Pubdate: Thu, 16 Jan 2003
Source: Associated Press (Wire)
Copyright: 2003 Associated Press
Bookmark: (Corruption - United States)


ATLANTA -- A federal judge has sentenced a former Drug Enforcement
Administration analyst to one year in prison for selling restricted
government information to a London newspaper.

Jonathan Clay Randel, 37, of Roswell, pleaded guilty in June to
leaking information about British businessman Michael Ashcroft to The
Times in 1999. He was sentenced Jan. 9 and remains free on bond.

In a plea agreement, Randel admitted supplying information from DEA
data banks to a British television correspondent who freelanced for
The Times. Federal prosecutors said Randel sold the information for

Randel's attorney, Steve Sadow of Atlanta, has appealed the sentence.
He said his client didn't make any money after expenses, which
included taking time off from work and flying to London.

If that can be proved, it would reduce the time, if any, Randel would
spend in jail, he said.

"What has always concerned us is the severity of the government's
prosecution in light of the fact that authorized leaks occur all the
time when they're in the government's interest," Sadow said Thursday.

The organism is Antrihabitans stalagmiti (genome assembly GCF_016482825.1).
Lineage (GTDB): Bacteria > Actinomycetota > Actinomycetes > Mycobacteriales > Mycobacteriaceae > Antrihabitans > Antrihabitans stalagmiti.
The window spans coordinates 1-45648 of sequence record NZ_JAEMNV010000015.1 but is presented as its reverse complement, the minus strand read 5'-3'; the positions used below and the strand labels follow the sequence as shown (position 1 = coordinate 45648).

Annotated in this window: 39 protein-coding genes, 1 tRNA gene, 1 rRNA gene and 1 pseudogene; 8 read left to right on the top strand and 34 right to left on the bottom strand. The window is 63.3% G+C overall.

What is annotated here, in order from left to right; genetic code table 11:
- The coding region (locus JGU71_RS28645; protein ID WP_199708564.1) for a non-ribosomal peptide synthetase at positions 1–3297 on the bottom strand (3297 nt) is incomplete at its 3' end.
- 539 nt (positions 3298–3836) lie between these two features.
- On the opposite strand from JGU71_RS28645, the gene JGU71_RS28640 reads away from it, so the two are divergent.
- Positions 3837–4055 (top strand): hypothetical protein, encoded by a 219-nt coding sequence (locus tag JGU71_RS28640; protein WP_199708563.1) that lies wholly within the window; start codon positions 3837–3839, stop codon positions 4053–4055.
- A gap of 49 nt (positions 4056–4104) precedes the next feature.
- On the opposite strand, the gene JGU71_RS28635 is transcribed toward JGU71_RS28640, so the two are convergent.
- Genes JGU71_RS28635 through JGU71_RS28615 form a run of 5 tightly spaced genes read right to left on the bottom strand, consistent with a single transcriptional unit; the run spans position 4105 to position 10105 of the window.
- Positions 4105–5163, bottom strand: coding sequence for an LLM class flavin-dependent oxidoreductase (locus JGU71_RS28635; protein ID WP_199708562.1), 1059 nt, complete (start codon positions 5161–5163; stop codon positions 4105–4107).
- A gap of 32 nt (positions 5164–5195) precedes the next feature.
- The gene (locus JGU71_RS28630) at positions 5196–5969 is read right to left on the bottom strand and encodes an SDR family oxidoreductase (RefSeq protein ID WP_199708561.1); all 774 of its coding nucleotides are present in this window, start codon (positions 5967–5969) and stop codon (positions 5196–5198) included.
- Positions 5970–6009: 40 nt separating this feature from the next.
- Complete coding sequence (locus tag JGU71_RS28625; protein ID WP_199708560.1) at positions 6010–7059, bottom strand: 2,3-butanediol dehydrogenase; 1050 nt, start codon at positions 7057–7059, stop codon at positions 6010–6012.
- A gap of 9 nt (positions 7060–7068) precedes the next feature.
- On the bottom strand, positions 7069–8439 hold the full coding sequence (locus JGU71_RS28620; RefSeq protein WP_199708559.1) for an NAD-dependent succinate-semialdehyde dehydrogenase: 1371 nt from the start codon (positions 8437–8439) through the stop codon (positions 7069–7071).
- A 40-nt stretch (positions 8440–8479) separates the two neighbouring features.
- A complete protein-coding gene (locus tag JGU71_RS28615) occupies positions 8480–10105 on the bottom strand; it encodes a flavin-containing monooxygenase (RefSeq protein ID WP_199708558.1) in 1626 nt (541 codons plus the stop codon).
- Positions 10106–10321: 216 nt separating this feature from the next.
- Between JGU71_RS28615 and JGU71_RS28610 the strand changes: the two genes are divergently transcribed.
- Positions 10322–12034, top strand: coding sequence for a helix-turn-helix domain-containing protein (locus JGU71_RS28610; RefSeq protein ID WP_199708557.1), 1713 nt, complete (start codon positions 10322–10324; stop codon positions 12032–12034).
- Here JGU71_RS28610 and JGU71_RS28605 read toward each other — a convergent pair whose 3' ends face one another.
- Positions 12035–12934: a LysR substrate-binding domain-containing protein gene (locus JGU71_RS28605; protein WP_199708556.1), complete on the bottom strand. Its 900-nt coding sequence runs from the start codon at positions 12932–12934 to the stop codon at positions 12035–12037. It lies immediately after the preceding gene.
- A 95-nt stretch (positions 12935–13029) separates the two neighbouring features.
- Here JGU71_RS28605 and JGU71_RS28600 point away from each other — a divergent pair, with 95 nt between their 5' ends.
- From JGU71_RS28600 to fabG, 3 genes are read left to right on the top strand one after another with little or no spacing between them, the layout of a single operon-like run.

The information was leaked in 1999, when the Times published stories
about huge donations Ashcroft made to the Conservative Party from a
business in Belize.

The newspaper later settled a libel suit with Ashcroft and published a
statement saying none of his businesses in Belize were suspected of
having ties to drug dealing.

The DEA did not disclose what information Randel sold, although the
agency said he had access to computer databases containing secret
information about suspected drug traffickers.

U.S. Attorney William S. Duffey Jr. said the case is a warning to
government workers, especially law enforcement agents, who provide
sensitive, even unclassified, information to anyone, including
journalists, outside the federal government.

Attorneys said prosecution of government workers for leaking
information is rare. However, last year, Attorney General John
Ashcroft's anti-leak task force recommended agencies identify and
prosecute employees who do so.
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